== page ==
'McCann Troll' Brenda Leyland Found Dead In Leicestershire Hotel


The death of Brenda Leyland, the 63-year-old 'troll' who reportedly directed a campaign of online abuse at the parents of Madeleine McCann, has sparked a backlash across social media.

Sky News reporter Martin Brunt confronted Leyland last week over her role in the vitriol, with the pensioner refusing to answer questions from the broadcaster. A local newspaper reported that Leyland left her village of Burton Overy, Leicestershire shortly after the exchange with Sky News.

It was revealed that, using the Twitter handle @sweepyface, Mrs Leyland posted messages attacking Kate and Gerry McCann family. Police are now looking at a dossier of abuse posted on Twitter, Facebook and chat forums.

She was found dead in a hotel room on Saturday, according to police, who are not treating the death as suspicious.

Following news of the death, many Twitter users focused on Sky News, questioning whether the broadcaster was right to doorstep Leyland rather than leave the matter to the police.

A Facebook page was quickly set up entitled Sack Martin Brunt. The introduction to the page reads: "Martin Brunt should be sacked after stalking and hounding an innocent woman, leading to her tragic untimely death. RIP Brenda Leyland."

Confirming the death, a police spokeswoman said: “Leicestershire Police were called at 1.42pm on Saturday 4 October to reports of a body of a woman in a hotel room in Smith Way, Grove Park. Officers have attended the scene and a file is being prepared for the coroner.”

The death is not being treated as suspicious.

A Twitter user called Ben Leyland, who was identified in reports as the dead woman's son, wrote: "I love you mum and I will miss you forever."

Gerry McCann said on Friday that he had ''grave concerns'' about letting his twins use the internet after threats of violence and kidnapping by trolls who have been targeting the family.

He said he and wife Kate did not read such material because it was too ''upsetting''.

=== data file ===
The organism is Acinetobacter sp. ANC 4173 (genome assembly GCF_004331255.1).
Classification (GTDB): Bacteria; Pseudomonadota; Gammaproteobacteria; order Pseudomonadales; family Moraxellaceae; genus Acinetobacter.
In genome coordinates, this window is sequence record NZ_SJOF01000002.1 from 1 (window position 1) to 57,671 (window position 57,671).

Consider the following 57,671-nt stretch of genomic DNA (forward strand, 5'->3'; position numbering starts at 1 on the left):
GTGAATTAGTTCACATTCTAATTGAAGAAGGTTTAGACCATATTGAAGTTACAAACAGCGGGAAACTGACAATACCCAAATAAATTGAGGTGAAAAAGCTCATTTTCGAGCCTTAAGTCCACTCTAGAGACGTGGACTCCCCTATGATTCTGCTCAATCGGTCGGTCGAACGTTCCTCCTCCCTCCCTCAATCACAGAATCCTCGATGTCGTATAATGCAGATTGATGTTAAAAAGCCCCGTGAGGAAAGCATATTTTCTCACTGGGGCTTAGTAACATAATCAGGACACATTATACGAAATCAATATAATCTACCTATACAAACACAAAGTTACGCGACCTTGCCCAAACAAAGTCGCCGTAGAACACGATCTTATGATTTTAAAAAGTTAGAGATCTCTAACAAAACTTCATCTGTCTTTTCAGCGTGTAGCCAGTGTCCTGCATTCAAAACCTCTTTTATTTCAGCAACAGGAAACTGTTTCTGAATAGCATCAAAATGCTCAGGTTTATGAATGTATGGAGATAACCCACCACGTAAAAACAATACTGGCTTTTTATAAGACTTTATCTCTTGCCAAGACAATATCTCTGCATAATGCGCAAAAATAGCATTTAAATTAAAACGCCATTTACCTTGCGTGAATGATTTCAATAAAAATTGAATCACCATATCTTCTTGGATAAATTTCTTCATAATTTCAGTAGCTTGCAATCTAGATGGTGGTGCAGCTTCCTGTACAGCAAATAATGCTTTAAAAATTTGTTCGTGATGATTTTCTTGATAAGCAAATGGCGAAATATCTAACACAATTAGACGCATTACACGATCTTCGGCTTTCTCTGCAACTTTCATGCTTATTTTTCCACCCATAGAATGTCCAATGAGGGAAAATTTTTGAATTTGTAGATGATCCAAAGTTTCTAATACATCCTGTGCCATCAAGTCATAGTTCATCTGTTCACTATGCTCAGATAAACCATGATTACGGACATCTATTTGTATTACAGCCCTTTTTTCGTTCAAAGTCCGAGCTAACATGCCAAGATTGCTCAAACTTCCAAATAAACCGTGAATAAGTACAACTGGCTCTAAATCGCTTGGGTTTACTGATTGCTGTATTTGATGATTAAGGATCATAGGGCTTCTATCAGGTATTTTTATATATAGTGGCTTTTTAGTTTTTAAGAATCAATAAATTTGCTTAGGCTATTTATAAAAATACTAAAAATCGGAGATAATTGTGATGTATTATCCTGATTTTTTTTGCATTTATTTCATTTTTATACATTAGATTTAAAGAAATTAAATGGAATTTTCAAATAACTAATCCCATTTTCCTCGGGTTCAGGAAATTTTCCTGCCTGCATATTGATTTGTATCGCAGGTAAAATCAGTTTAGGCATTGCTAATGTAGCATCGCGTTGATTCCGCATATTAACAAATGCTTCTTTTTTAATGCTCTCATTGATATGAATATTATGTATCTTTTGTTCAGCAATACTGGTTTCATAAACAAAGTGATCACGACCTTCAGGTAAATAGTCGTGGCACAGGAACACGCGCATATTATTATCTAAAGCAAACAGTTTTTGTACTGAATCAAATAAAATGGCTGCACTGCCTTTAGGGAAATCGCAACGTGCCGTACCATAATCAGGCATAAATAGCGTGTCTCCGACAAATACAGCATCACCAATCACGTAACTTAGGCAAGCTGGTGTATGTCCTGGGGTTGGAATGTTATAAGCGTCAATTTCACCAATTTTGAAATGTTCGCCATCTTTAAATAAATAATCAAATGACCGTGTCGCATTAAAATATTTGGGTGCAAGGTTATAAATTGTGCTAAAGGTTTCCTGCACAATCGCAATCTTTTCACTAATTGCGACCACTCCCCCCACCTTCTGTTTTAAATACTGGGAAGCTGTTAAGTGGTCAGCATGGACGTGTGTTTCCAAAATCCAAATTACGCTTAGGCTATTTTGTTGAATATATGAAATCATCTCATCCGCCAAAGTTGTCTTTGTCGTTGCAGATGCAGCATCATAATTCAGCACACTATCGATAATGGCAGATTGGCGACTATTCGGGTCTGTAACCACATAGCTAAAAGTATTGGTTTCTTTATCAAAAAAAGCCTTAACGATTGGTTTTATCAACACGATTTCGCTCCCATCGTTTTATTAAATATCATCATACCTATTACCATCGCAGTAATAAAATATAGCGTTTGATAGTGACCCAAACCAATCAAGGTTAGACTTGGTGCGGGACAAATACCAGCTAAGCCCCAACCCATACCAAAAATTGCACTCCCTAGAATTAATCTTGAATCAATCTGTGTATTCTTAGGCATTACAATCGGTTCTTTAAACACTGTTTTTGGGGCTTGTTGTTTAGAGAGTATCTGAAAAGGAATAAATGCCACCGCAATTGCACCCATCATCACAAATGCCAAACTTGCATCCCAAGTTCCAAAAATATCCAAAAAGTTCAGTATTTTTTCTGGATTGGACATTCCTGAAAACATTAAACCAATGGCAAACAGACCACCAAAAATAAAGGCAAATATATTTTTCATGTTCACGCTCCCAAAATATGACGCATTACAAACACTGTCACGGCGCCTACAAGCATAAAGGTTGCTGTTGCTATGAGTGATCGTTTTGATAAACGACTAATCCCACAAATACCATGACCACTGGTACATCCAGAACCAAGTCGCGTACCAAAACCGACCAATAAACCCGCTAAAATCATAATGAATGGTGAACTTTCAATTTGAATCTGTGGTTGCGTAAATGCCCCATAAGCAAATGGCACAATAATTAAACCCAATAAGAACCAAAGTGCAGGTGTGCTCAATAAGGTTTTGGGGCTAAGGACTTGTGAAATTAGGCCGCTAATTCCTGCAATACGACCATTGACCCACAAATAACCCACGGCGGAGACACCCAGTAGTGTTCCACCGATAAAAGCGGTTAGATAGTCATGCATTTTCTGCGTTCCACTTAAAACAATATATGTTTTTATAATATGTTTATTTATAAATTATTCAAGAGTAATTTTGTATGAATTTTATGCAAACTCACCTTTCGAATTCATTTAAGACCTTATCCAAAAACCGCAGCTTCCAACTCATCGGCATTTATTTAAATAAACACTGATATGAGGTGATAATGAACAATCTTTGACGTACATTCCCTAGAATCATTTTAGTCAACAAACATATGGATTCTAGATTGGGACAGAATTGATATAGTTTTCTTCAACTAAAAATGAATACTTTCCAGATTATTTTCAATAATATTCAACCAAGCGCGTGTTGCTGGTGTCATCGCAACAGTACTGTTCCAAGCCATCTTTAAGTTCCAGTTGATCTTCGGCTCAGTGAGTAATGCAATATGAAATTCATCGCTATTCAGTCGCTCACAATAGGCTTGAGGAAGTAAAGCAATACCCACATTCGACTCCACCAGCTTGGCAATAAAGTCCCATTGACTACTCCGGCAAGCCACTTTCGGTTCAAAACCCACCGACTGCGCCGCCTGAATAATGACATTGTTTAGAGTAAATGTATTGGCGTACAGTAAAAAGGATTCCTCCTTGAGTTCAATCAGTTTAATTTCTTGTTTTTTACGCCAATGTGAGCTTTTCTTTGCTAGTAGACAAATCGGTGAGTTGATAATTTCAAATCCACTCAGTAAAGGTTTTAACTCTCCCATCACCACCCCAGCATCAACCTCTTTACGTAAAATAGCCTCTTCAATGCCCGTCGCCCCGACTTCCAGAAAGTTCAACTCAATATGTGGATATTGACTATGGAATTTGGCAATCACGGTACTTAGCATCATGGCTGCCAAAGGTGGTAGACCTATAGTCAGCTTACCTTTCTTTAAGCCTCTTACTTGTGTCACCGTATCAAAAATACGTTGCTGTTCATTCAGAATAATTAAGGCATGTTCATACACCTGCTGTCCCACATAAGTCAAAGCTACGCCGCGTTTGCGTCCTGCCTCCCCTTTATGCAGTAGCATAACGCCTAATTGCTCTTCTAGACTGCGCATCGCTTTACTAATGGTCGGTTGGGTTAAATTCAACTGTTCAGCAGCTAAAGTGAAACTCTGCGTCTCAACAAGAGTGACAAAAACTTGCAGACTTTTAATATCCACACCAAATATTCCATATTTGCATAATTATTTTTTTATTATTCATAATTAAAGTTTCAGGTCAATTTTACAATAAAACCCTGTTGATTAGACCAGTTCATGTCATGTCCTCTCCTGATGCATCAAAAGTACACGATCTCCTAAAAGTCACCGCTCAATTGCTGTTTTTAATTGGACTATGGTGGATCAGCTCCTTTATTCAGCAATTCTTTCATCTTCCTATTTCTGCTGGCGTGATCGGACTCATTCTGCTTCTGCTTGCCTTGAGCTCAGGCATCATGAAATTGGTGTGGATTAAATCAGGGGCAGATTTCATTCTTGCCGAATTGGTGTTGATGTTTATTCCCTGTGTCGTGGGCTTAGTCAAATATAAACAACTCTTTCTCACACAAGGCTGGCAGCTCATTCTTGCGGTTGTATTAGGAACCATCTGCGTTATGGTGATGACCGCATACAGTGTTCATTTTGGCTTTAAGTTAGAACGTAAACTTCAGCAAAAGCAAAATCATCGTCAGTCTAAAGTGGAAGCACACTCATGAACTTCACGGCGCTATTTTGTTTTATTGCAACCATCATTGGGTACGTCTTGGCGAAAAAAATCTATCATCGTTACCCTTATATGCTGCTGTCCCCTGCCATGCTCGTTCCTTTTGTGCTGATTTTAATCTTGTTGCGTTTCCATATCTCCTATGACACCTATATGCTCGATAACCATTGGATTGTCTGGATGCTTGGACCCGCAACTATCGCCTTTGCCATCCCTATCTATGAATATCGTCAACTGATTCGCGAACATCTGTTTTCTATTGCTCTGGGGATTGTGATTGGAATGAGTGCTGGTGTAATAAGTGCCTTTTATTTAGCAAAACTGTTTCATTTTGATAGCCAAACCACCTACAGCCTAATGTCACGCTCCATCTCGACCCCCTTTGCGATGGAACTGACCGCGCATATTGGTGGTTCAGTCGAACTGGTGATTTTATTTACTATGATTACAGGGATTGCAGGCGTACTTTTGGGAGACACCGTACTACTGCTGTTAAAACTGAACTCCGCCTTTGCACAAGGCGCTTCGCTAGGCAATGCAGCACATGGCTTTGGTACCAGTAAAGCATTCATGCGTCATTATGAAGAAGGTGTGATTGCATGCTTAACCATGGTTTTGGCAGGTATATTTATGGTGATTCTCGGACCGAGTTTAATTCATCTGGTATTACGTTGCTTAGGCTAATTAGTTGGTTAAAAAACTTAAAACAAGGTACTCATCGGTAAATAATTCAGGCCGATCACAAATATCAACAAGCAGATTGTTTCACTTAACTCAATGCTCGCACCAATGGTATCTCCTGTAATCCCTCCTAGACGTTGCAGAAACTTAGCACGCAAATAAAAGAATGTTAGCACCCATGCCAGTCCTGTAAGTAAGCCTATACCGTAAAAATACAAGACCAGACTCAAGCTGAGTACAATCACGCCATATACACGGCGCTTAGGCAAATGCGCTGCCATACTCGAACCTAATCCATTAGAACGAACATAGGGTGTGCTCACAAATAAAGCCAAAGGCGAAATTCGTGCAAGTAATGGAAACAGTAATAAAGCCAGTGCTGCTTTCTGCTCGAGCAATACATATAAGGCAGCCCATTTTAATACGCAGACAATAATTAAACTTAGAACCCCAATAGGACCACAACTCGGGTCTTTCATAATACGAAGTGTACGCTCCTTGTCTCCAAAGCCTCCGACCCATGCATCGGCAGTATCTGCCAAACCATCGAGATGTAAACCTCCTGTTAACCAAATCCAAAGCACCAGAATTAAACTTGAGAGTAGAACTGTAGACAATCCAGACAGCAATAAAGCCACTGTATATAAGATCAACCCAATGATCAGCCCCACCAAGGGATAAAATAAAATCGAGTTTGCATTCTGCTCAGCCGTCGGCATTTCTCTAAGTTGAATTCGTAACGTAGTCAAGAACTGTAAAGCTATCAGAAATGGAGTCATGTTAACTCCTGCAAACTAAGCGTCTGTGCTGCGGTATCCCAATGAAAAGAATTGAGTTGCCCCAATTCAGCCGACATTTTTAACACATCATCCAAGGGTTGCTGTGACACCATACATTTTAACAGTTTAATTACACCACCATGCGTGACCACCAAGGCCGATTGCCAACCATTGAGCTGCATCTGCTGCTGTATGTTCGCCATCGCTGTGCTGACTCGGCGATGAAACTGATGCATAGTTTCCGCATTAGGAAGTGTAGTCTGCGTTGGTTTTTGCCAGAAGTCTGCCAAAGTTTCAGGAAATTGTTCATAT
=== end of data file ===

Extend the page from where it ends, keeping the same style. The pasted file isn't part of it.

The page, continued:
Mr McCann also blamed the press for inciting trolls - renewing his calls for the new industry-backed regulator Ipso to be scrapped and replaced by an official body established by Royal Charter.

''I think some of the internet trolling is fuelled partly by the newspaper reporting. If it was more responsible I think we would have less of the former,'' Mr McCann said.

''Clearly something needs to be done about the abuse on the internet. "

He added: ''I think we probably need more people charged.''

Asked about the @sweepyface tweets, he said he had not read them.

''We do not have any significant presence on social media or online.

''And I've got grave concerns about our children as they grow up and start to access the internet in an unsupervised capacity.

''There have been other instances where people are threatening to kidnap our children. People are threatening violence against Kate and myself.

''Of course it's not just us - it is many other people who happen to fund themselves in rather tragic circumstances.

''I'm glad to see the law around this area is being reviewed. But I do think we need to make examples of people who are causing damage.''

If you've been affected by the issues in this article, please call the Samaritans on 08457 90 90 90.


McCann's outside court in Lisbon

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